Chiddix: I don't think you can overemphasize the magnitude of rolling out any of these services. Just rolling out digital—on this call you've got people who represent cable systems that serve the great majority of the country—and there are tens of thousands of employees who actually have to implement all this stuff, so getting the processes in place to first roll out digital, and once that is stable to roll out video-on-demand, those are enormous tasks. We're down the road on that. We've got digital launched in most of our systems; we've launched VOD to a couple hundred thousand subscribers in three of our systems with a lot more to come. Interactive TV is certainly an interesting future area, but the nature of the business is really unknown right now, so that takes lower priority than getting this basic platform and this first interactive application that really does generate substantial revenue, VOD, in place.

Hamilton-Piercy: I like VOD better (than WebTV), but it has a lot of challenges. Content, capital outlay, because you have extremely expensive QAM modulators sprinkled all over the place. (WebTV) doesn't need any of that capital outlay. It has operational issues of course, so you have to have customer service people fully trained to be able to support it. There are challenges like the French-English language in Canada, which took a little bit of extra software time. But frankly, looking in hindsight, it was the least stressful and least intense of any of our new-service launches.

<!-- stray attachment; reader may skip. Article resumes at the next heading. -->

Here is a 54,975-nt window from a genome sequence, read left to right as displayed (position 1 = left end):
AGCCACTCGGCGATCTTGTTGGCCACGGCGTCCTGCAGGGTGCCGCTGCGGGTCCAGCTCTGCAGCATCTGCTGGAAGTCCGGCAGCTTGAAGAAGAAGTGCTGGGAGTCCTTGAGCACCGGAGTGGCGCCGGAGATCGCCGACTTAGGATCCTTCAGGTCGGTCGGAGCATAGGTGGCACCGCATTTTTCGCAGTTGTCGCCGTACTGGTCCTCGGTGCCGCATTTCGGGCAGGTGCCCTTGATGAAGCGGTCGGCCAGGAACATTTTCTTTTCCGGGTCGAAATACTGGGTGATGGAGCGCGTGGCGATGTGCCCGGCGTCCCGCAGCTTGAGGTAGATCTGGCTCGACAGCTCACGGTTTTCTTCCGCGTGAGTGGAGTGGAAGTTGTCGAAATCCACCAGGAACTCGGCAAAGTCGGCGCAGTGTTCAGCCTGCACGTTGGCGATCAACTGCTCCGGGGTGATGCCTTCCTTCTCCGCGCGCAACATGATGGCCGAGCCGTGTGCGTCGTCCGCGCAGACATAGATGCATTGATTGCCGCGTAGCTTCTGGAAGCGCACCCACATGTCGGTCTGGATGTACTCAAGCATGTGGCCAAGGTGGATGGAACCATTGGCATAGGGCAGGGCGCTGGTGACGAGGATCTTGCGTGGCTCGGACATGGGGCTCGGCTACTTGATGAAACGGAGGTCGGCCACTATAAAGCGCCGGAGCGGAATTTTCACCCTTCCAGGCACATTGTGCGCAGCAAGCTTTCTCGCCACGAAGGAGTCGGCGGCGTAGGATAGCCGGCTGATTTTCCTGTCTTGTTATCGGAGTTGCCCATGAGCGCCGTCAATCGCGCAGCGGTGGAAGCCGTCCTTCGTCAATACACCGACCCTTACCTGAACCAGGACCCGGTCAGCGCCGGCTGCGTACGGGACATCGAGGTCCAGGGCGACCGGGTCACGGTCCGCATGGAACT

CED: Doesn't that make you feel good, Greg?

Braden: It certainly does.

CED: Jim, have you found any points of harmony between AOL TV and what your plans beyond VOD are, seeing as how it's at least hoping to be your new parent (the merger was not complete at press time)?

Chiddix: Well there certainly is something there, and we've had preliminary discussions, but I'm sure that we will eventually find AOL applications to run on our set-top box, but again, the focus for me is VOD for now.

CED: One more interactive question for all of you: With the electronic guide as the primary resident application in the set-top box, there are varying opinions about whether or not it makes sense to interactive-enable the guide. For example, TV Guide's slant is to put three "clickable" things on the screen, and (the MSO) gets some percentage of the ad revenues. Can each of you discuss what you are doing with the guide?